I spent most of my life in a classroom either as a student or a teacher. I still go back to schools a couple of times each week but the long hours and hard work that I once knew is a thing of the past. These days I mostly enjoy retirement but I still recall what it was like to endure those weeks that fall between Thanksgiving and the Christmas holidays. To put it mildly, it was always quite difficult because the students were hyped up and wanted to be doing anything else but studying. Keeping them occupied took a slight of hand and those midyear exams almost always required a curve even for the most dedicated of pupils.
I once learned of a proposed plan for year round schooling that would have included a month long holiday that spanned the weeks from Thanksgiving all the way through New Years Day. Instead of having three months off in the summer, students and teachers would have long vacations spread throughout the year. It wasn’t actually a particularly bad idea but the logistics proved to be more than the powers that be were capable of handling. Parents who worked complained the most because they would have no means of caring for their children during the off times. One idea was to hold intersessions at the schools staffed by teachers and part time workers who wanted to make some extra cash. Most of the educators worried that they would be forced to accept such positions and end up without any vacation time at all. There was also concern that they would be unable to pursue advanced degrees since many of those offerings occur during the summertime. It proved to be an interesting idea that ultimately failed.
There are hundreds of critiques of education but few doable suggestions for improvement. We have a system that has been operating with little change for decades and we are somewhat unwilling to try new ideas. I have to admit that the most tantalizing possibility lies in creating smaller schools but the infrastructures required would be incredibly expensive. Still I have noticed that when I have been in less crowded situations everybody seems happier and more productive.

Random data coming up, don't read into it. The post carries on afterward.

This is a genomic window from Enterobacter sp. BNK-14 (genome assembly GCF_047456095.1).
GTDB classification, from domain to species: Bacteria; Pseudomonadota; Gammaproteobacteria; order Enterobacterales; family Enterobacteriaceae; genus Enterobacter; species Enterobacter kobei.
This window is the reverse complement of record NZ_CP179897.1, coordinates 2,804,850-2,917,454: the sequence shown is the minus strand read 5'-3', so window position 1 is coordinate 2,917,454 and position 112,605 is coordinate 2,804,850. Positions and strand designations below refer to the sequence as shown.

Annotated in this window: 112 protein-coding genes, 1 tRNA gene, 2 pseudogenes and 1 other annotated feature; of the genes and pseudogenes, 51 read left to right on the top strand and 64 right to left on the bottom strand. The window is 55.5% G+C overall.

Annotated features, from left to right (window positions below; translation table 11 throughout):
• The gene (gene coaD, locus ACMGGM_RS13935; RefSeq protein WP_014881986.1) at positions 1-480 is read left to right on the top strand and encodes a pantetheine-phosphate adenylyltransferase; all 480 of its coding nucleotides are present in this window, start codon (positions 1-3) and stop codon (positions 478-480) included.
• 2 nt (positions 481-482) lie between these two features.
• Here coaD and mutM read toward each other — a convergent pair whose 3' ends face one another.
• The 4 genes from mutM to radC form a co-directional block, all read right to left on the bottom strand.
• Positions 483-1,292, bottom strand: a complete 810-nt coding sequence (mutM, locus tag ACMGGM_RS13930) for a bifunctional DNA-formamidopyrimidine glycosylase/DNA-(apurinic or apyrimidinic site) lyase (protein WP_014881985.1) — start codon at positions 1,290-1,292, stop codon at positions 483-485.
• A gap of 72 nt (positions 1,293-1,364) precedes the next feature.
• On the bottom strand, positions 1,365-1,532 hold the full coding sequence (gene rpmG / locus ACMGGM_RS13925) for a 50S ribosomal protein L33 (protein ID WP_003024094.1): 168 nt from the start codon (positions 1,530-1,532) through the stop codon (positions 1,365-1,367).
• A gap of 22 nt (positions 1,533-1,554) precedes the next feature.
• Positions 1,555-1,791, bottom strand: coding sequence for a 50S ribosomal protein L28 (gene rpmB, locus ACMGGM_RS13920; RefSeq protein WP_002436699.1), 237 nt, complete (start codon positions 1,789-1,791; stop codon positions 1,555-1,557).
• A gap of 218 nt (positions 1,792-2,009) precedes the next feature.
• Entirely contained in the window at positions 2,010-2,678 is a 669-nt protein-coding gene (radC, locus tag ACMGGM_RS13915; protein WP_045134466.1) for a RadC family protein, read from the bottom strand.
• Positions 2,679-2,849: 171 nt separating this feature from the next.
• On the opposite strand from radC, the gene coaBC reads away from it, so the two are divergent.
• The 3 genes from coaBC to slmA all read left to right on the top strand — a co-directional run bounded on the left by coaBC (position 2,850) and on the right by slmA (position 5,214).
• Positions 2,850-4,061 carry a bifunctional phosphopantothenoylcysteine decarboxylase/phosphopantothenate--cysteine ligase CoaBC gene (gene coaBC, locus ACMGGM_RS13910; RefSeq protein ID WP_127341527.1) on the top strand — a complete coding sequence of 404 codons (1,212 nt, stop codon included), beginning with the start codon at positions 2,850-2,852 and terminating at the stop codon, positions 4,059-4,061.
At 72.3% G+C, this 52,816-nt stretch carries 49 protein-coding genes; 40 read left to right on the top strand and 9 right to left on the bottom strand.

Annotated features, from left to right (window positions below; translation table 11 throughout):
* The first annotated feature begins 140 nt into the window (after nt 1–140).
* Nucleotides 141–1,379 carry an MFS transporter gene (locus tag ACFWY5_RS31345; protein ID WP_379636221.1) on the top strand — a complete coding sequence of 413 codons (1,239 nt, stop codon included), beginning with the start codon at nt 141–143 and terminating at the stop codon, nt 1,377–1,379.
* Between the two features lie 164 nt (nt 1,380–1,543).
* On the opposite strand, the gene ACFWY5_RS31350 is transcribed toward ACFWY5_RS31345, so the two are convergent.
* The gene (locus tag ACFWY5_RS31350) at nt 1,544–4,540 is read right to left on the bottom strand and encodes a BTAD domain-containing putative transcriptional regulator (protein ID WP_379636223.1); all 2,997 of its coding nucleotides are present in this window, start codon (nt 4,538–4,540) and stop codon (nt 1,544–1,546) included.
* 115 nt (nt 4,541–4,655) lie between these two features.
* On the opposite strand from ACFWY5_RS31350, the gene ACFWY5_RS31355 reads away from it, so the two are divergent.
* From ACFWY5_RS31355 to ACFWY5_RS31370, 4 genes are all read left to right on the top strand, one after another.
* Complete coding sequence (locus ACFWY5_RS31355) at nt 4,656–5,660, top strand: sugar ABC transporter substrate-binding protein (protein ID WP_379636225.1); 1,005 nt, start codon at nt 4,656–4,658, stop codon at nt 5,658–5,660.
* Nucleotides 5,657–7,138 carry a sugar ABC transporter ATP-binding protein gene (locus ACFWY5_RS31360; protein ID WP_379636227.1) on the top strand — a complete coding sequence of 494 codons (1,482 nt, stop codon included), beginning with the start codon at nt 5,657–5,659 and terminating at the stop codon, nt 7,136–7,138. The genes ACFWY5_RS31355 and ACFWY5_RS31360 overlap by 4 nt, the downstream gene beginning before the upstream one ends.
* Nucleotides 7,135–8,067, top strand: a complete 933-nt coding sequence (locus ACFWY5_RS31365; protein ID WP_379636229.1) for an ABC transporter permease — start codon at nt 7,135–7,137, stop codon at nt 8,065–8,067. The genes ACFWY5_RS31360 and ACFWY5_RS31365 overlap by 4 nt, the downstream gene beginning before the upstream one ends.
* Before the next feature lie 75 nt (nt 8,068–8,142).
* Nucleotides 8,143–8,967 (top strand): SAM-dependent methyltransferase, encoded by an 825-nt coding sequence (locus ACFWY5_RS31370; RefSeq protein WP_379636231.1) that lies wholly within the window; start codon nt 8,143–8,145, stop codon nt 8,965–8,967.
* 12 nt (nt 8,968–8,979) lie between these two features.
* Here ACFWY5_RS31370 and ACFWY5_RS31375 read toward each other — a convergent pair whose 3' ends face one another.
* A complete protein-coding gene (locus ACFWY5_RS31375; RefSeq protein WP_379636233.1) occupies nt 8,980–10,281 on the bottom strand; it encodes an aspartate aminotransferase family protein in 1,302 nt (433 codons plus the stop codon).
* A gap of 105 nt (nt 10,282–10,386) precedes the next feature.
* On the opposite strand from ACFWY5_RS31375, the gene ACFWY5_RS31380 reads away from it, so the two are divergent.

There is a great deal of talk about using vouchers that would allow students to attend schools of their own choosing. They might take the government money to a private school or perhaps a charter school. While this may appear to be a tantalizing fix I can foresee a number of problems with such plans.
The first lies in the erroneous assumption that private schools are considerably better than those in the public sector. The blue ribbon private schools are generally populated with students who have been carefully selected through admissions tests. Only those students who score the highest are even considered. There are often long waiting lists for the most distinguished campuses. It is highly unlikely that an average public school student would even make the cut for consideration. Even then the tuition is generally far more expensive than the government vouchers would cover.
The lower levels of private schools are sometimes inferior to a mid-range public school. They often hire inexperienced or untrained teachers. The curriculum is haphazard and students end up falling behind their peers. I have seen situations in which certain private schools are sadly lacking in up to date facilities, materials, and methodologies. It is a mistake to assume that being private makes a campus exceptional.